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Moving away from 12:12: The effect of different photoperiods on medicinal cannabis

"The standard practice to initiate flowering in medicinal cannabis involves reducing the photoperiod from a long-day period to an equal duration cycle of 12 h light (12L)/12 h dark (12D). The fact that this blanket rule is assumed to be optimal for all varieties is quite remarkable considering the diverse latitudinal origins of cannabis and known variation in photoperiod-dependent and -independent (a.k.a auto flower trait) flowering time control in cannabis." In a recent study, researchers sought to identify the effect of nine different flowering photoperiod treatments on the biomass yield and cannabinoid concentration of three medicinal cannabis varieties. "The results show that the assumption that a 12L:12D photoperiod is optimal for all lines is incorrect. In some lines, yields can be greatly increased by a lengthened light period during flowering."

The study 
The three varieties used in the study were: 'Cannatonic,' a high CBD-accumulating line, as well as 'Northern Lights' and 'Hindu Kush,' two high THC varieties. "The nine treatments tested, following 18 days under 18 h light/6 h dark following cloning and propagation, included a standard 12L:12D period, a shortened period of 10L:14D, and a lengthened period of 14L:10D. The other six treatments started in one of the aforementioned and then 28 days later (mid-way through flowering) were switched to one of the other treatments, thus causing either an increase of 2 or 4 h or a decrease of 2 or 4 h."

The results showed differences between the three varieties in their response to different light treatments, with some significant yield increases in response to 14L. "Most significantly, the high-CBD line (Cannatonic) showed cannabinoid yield increased to more than double when an early 14L photoperiod was applied compared to the standard 12L. In contrast, one of the two high-THC lines tested (Northern Lights) only showed a 50% yield increase in the 14L < 12L treatment, whereas the second high-THC line tested (Hindu Kush) did not show any significant yield effects."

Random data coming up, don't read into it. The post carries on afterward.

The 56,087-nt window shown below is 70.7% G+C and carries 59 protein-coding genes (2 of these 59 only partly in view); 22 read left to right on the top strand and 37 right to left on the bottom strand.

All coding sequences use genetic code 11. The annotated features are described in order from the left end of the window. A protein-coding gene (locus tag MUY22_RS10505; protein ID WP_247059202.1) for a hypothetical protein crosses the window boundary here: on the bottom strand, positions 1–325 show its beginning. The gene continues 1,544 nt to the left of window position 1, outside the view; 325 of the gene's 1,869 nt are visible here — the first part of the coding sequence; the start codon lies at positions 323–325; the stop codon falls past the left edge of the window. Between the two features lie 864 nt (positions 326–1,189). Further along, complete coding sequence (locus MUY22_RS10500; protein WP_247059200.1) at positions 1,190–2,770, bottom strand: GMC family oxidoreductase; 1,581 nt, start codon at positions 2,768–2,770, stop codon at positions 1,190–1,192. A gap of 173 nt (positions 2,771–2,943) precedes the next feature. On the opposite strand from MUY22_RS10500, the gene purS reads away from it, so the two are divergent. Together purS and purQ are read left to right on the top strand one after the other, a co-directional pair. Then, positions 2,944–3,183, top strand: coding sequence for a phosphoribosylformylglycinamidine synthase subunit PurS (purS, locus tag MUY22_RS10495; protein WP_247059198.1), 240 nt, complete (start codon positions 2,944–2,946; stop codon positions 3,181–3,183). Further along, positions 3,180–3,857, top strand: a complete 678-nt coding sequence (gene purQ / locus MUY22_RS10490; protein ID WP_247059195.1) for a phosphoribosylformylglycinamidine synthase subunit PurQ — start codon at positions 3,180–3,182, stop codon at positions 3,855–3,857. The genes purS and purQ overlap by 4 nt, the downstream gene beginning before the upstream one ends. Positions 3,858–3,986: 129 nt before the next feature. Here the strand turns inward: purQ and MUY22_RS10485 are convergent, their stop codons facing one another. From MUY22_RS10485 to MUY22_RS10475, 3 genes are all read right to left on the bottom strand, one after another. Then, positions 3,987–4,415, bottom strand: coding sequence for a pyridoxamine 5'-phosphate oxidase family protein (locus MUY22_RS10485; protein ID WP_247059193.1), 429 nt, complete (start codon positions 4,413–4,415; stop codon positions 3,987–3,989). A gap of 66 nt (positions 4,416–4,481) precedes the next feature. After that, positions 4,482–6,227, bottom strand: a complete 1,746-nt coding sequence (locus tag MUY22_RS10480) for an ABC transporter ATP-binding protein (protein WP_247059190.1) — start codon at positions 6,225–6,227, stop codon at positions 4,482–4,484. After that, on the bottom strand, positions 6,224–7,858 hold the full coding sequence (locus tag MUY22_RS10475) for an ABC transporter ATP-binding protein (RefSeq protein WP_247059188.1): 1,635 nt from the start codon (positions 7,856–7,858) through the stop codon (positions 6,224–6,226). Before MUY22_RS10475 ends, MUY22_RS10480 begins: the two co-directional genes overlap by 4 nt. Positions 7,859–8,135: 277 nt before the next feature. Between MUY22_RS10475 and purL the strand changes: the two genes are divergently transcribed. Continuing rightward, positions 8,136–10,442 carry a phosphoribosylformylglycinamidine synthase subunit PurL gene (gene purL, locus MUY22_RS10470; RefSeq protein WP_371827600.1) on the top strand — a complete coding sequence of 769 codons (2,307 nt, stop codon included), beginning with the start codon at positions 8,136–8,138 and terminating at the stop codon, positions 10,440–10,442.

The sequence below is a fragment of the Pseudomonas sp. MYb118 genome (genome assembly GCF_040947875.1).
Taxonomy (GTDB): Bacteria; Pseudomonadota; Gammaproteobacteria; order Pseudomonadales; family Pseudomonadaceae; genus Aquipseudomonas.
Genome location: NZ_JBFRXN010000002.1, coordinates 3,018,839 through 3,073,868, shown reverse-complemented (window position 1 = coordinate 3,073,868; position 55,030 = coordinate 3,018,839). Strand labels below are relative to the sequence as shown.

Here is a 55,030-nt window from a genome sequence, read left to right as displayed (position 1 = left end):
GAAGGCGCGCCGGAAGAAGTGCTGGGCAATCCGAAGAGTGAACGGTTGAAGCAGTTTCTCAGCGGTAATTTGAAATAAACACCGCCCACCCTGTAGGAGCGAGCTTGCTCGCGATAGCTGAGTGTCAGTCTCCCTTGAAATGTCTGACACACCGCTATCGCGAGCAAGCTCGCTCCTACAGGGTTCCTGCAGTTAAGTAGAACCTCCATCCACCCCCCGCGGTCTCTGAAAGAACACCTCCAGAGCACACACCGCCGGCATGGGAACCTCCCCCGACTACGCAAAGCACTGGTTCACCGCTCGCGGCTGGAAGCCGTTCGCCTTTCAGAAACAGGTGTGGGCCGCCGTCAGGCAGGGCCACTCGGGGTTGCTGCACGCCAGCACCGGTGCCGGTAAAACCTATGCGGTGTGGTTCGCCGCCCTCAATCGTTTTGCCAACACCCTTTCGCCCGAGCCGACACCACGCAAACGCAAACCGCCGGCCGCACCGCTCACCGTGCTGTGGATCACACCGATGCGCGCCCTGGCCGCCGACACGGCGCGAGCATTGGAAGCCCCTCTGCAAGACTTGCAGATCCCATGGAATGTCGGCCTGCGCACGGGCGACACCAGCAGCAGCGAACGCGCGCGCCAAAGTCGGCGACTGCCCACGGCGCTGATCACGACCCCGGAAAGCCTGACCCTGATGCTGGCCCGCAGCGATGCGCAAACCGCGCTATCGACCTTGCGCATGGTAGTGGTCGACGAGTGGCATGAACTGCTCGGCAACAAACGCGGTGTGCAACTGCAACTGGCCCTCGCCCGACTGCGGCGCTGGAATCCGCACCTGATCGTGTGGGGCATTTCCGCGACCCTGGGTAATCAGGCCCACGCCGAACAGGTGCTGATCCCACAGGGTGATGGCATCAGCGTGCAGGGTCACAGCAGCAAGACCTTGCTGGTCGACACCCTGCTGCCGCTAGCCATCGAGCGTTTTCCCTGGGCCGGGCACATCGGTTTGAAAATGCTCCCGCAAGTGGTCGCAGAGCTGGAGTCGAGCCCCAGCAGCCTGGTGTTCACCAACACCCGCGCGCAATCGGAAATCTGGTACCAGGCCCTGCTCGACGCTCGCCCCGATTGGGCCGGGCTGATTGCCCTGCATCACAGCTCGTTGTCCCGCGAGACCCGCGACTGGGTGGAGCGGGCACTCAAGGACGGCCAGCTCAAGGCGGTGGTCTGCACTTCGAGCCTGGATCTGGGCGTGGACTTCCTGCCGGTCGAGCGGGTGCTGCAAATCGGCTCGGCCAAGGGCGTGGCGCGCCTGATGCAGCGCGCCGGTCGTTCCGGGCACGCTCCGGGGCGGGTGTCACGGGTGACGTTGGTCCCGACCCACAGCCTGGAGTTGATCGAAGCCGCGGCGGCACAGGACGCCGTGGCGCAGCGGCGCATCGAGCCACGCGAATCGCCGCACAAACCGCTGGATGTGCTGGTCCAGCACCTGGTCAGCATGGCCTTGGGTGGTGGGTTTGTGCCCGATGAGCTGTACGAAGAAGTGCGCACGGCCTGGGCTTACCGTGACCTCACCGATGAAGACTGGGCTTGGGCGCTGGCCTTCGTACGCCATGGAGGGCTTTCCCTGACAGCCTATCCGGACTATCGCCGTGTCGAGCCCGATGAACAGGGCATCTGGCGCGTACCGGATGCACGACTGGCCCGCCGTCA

According to the researchers, all three varieties showed a positive response to 14L in the early flowering phase with regard to height and flower biomass, which can be explained as a result of the extra energy available for photosynthesis. For two varieties (Cannatonic and Hindu Kush), the 14L treatment tended to lead to more flower biomass than 14 > 12 or 14 > 10, indicating that the reduction in energy later in the flowering phase negatively affected flower initiation and/or development. "The absence of this effect for Northern Lights is possibly a result of earlier flower maturation in this variety, with the more-developed inflorescences less affected by the reduction in available light energy. Alternatively, stored carbohydrate reserves could have been remobilized closer to harvest, acting as a buffer against the reducing photoperiods in the second half of flowering."

"Our results showed that distinct varieties can exhibit markedly different responses to changes in photoperiod length, and the standard photoperiod for the flowering phase of 12L:12D is not optimal for all varieties," the researchers say. "In particular, cannabinoid yields can be more than doubled by increasing the photoperiod during the flowering phase from 12 h to 14 h, as demonstrated by the Cannatonic line, with the increase in cannabinoid yields driven by gains in both flower biomass and flower cannabinoid concentration. A 14L > 10L photoperiod also achieved a strong yield benefit which utilizes the same number of light hours as 12L and therefore incurs no extra electricity costs. For one high-THC line, a 14L > 12L photoperiod increased THC yields by 49%, driven by a gain in biomass only (no change in % THC), whereas a second high-THC line did not show any significant differences. As this treatment also benefitted Cannatonic, this may be the best 'all-round' treatment optimal for mixed cultivation and untested varieties," the researchers conclude.

To read the complete study, go to

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